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Oscars 2023: Move Over Spielberg! The Daniels Will Win Best Director

The many faces of Evelyn: Yeoh is split in the multiverse in Everything Everywhere All At Once / Photo courtesy of A24

The many faces of Evelyn: Yeoh is split in the multiverse in Everything Everywhere All At Once / Photo courtesy of A24

The Directors Guild of America made the impending Oscars more interesting by giving their Best Director award to The Daniels. Daniel Kwan and Daniel Scheinert, a duo of Emerson College grads - go Lions! - managed to snatch the prize away from eminent Old Master Steven Spielberg, who, with The Fabelmans, delivered a piercingly personal biographical movie about falling in love with filmmaking and the pitfalls of mining our lives for art. 

The Daniels won with Everything Everywhere All At Once, a family melodrama dressed in sci-fi trappings. It is only their second feature-length film, against Spielberg’s thirty-second. It is quite a feat for a duo who cut their teeth as video clip directors. Alternating between alternative acts like The Shins and power pop stars like Halsey, the Daniels managed to harness their wild imagination to the zeitgeist, and now they are reaping the spoils.

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Nobody who saw their feature film debut, Swiss Army Man (2007), would have guessed this outcome. Paul Dano - who incidentally plays the father in The Fabelmans - is Hank, a castaway distracted from suicide by the appearance of a corpse on the beach of the little island where he shipwrecked. It is not a regular dead body. A very game Daniel Radcliffe, far from his Harry Potter preciousness,  plays the dead man. The lifeless body has special powers: he emits farts at will that propel him like a motor boat. Freshwater spouts out of his mouth whenever Hank needs a drink.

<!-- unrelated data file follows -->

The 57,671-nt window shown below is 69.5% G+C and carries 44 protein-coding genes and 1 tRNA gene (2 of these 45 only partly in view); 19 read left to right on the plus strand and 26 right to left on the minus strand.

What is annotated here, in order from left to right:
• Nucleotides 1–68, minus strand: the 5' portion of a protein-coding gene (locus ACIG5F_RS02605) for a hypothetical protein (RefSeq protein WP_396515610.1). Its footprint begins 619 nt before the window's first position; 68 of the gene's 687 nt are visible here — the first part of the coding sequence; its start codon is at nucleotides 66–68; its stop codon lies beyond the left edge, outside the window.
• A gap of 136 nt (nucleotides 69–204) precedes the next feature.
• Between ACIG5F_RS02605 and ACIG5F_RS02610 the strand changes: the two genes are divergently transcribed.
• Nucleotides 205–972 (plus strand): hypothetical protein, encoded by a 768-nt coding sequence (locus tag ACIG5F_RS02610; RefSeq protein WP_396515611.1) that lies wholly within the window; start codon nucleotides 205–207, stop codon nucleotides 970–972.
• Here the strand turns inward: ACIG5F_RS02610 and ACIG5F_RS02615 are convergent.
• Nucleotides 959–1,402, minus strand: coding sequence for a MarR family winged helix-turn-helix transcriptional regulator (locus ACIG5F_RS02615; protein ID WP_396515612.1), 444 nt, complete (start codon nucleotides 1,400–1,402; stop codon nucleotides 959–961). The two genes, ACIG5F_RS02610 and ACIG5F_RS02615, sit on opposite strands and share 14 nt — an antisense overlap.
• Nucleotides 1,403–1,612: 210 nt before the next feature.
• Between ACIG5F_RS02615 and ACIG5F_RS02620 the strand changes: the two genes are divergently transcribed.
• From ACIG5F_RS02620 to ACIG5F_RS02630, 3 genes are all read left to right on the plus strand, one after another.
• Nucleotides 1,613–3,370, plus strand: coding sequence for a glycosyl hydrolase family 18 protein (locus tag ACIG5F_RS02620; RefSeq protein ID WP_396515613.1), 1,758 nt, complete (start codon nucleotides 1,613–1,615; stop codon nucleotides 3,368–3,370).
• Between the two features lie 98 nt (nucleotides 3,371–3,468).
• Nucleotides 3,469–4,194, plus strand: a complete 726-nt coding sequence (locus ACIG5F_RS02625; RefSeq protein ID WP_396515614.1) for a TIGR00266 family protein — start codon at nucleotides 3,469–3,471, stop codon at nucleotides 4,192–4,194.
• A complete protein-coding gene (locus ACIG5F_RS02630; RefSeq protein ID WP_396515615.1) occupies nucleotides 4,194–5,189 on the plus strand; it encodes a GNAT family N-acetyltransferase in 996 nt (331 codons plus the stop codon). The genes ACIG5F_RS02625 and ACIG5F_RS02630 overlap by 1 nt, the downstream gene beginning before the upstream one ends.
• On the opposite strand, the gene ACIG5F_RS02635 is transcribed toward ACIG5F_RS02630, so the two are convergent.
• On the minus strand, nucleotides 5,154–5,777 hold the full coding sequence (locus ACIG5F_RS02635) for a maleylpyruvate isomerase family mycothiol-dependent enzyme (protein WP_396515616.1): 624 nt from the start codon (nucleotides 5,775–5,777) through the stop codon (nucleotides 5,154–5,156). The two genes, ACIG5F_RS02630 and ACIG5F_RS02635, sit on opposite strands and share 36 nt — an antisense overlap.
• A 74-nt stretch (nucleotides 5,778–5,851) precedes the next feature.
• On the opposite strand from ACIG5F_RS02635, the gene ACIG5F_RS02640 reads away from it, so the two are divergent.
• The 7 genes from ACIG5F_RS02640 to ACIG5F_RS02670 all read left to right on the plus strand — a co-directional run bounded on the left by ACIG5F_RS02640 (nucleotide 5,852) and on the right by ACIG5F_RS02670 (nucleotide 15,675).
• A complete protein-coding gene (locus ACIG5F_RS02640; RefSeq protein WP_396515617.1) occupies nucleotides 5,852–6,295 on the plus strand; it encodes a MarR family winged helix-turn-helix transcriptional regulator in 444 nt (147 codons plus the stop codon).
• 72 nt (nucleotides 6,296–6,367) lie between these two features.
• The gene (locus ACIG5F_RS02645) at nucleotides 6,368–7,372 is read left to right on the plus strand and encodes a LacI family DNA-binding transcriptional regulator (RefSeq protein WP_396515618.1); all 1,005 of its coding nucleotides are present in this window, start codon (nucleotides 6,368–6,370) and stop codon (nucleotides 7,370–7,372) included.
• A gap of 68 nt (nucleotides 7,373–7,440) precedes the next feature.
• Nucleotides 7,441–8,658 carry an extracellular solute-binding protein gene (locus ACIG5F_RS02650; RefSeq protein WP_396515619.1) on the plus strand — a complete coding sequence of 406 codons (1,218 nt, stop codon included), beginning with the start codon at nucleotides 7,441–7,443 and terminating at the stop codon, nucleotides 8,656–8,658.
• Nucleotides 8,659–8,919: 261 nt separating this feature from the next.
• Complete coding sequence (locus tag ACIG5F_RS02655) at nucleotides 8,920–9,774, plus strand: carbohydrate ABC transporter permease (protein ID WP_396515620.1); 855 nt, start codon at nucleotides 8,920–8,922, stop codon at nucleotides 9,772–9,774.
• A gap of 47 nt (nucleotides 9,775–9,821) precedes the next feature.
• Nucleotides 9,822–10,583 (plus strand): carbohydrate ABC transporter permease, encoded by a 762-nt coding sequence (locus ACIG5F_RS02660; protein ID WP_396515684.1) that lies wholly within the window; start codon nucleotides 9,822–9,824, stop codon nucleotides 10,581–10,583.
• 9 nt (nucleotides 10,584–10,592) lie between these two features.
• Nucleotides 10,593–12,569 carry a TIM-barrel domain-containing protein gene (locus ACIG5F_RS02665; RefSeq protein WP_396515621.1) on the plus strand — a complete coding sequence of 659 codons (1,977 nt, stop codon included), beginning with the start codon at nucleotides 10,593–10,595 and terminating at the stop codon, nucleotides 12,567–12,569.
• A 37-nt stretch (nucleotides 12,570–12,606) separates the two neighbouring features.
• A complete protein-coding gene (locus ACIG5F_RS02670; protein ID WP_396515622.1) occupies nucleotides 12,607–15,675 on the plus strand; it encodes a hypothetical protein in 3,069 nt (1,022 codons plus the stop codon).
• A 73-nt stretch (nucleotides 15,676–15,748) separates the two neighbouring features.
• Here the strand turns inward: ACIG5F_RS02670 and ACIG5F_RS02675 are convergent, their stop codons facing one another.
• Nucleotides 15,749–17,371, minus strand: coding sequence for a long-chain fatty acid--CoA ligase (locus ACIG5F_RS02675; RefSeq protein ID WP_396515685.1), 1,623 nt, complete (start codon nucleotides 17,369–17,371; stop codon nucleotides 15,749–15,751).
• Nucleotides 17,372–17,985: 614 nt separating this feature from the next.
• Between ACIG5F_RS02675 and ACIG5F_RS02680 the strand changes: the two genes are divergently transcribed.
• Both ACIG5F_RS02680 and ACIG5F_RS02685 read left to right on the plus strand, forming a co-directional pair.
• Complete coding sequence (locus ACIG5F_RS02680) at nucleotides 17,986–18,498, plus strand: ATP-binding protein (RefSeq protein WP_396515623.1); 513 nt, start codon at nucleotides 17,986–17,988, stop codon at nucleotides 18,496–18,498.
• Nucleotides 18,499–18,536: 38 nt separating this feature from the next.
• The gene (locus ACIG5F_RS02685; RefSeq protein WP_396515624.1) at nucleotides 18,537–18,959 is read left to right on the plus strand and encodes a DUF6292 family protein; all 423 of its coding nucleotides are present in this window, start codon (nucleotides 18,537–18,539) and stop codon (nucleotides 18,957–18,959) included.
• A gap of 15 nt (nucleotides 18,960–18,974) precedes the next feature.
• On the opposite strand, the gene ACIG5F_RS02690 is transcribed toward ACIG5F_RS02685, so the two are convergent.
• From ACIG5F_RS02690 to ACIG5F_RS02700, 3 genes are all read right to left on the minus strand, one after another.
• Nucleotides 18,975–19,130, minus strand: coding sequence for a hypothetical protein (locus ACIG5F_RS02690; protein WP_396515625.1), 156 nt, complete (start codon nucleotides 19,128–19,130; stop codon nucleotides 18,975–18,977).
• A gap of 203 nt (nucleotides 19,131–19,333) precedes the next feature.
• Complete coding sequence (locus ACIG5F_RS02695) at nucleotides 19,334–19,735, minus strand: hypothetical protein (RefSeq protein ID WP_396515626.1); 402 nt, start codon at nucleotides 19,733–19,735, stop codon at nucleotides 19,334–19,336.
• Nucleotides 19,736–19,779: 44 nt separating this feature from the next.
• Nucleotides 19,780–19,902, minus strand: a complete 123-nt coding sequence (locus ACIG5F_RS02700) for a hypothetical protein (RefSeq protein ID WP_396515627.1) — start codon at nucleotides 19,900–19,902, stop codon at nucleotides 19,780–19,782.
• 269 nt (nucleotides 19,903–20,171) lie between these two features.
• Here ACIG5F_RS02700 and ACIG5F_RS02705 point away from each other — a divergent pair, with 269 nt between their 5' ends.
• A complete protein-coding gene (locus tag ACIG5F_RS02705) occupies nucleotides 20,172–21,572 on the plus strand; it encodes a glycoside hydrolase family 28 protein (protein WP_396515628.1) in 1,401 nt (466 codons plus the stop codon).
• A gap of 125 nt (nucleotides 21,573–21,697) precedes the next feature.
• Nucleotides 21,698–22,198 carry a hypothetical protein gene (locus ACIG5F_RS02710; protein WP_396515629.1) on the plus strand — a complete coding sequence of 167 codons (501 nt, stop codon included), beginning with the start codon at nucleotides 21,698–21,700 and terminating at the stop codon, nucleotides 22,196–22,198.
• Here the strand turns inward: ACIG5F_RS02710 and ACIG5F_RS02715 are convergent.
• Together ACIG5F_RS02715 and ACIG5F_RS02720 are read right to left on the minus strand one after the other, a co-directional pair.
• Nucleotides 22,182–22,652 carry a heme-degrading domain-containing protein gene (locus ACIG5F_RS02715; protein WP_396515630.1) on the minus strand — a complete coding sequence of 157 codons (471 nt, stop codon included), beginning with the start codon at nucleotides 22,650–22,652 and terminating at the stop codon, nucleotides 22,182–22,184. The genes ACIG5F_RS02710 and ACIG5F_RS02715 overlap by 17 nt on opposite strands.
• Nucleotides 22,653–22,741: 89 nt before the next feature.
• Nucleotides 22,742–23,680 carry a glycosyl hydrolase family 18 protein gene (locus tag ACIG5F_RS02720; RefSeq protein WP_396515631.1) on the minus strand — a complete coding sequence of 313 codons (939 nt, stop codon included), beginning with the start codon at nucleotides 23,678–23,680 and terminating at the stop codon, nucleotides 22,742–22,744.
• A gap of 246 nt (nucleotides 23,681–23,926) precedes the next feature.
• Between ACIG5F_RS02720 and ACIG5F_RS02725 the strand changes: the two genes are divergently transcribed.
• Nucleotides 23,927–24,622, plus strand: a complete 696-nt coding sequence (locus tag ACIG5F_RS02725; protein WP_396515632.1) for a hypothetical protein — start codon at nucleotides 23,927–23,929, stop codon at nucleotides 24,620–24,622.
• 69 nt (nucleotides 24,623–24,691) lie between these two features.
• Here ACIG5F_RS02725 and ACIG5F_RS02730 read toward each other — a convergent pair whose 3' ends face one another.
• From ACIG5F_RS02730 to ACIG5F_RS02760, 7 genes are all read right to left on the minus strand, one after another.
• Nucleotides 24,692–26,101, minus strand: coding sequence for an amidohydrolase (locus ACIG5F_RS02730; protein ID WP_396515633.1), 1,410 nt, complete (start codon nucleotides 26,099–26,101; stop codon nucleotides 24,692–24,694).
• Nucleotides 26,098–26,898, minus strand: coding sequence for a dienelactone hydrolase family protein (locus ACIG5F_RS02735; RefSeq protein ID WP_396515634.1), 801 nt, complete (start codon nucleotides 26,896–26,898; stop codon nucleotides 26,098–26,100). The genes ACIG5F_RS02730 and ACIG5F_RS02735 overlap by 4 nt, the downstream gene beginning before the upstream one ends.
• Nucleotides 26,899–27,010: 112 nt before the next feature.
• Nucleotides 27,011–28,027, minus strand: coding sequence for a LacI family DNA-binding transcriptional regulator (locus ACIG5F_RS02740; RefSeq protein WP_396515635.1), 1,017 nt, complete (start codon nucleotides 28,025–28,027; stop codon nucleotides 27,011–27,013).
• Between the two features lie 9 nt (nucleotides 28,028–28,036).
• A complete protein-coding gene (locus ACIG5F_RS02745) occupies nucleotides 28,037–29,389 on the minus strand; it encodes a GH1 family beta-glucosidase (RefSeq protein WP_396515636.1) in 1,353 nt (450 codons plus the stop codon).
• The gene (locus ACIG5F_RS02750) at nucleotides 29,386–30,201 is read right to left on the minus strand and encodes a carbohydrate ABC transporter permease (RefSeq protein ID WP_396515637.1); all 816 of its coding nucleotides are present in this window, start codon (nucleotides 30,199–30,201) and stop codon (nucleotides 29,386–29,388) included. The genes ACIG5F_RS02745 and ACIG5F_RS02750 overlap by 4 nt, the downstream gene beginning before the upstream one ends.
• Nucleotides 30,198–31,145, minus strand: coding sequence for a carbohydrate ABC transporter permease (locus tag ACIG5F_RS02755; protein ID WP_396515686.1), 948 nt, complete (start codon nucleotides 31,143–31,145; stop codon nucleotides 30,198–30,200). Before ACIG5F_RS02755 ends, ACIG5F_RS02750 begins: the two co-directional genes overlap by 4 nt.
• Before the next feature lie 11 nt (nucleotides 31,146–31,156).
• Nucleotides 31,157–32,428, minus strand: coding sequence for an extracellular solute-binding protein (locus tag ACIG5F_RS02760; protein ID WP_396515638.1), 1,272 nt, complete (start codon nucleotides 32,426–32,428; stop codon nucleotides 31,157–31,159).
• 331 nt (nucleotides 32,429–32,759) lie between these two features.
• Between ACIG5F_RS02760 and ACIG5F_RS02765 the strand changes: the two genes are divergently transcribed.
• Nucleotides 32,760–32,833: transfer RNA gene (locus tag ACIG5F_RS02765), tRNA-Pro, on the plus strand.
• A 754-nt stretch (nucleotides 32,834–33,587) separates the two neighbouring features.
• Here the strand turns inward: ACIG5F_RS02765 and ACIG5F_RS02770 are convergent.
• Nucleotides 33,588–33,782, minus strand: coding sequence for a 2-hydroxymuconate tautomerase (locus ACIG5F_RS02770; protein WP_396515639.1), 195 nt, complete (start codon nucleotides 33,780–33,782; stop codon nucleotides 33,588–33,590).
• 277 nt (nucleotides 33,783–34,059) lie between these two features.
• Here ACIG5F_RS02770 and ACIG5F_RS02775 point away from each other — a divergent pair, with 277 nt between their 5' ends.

Manny is an all-purpose survival tool that talks - hence, the comparison to the famous Victorinox pocket knife of the title. He is conscious but unable to remember anything about life, like an amnesiac or an innocent child. As Hank uses him to get back to civilization, he digs into his own experience to teach him about life in an exercise of self-analysis that drives him toward catharsis.

Swiss Army Man combines juvenile humor and dish-deep existentialism. It is way too precious and enamored of itself, but the inventive visual sense of the filmmakers comes through. Imagine a Charlie Kauffman-Michel Gondry simulacrum for depressed teenage boys. Hank is a proto-incel, an alienated, inward young man incapable of approaching the woman he idolizes - played by millennial dream girl Mary Elizabeth Winstead. Ironically, there is also a dose of Spielberg worshiping, with plenty of adoring references to Jurassic Park (1993). The movie packs a lot of incidents in one hour and 37 minutes of running time. It is entertaining but exhausting.

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Everything Everywhere All At Once feels like a natural progression. It is more adult in its concerns but even more frenetic. Michelle Yeoh is Evelyn, a middle-aged Chinese-American woman in crisis. She is emotionally disconnected from her husband, milquetoast Waymond (Ke Huy Quan), and alienates her lesbian daughter Joy (Stephanie Hsu). An IRS audit, handled by zealous bureaucrat Deirdre Beaubeirdre (Jamie Lee Curtis), sends Evelyn over the edge and into a maze of parallel lives invoking different film genres. In one, she is a martial arts expert worthy of a John Woo action movie. In another one, a dreamy beauty straight out of a Wong Kar-Wai film. Family dysfunction throws this multiverse in flux until reconciliation and forgiveness set the paths straight.

The DGA award should not surprise us. Everything is not necessarily better than The Fabelmans, but it enjoys the upper hand in cultural footprint, that elusive value that translates into popular culture discourse. The whimsical family drama's main selling point is providing a juicy role for Michelle Yeoh, the Malaysian star enjoying her second Hollywood homecoming.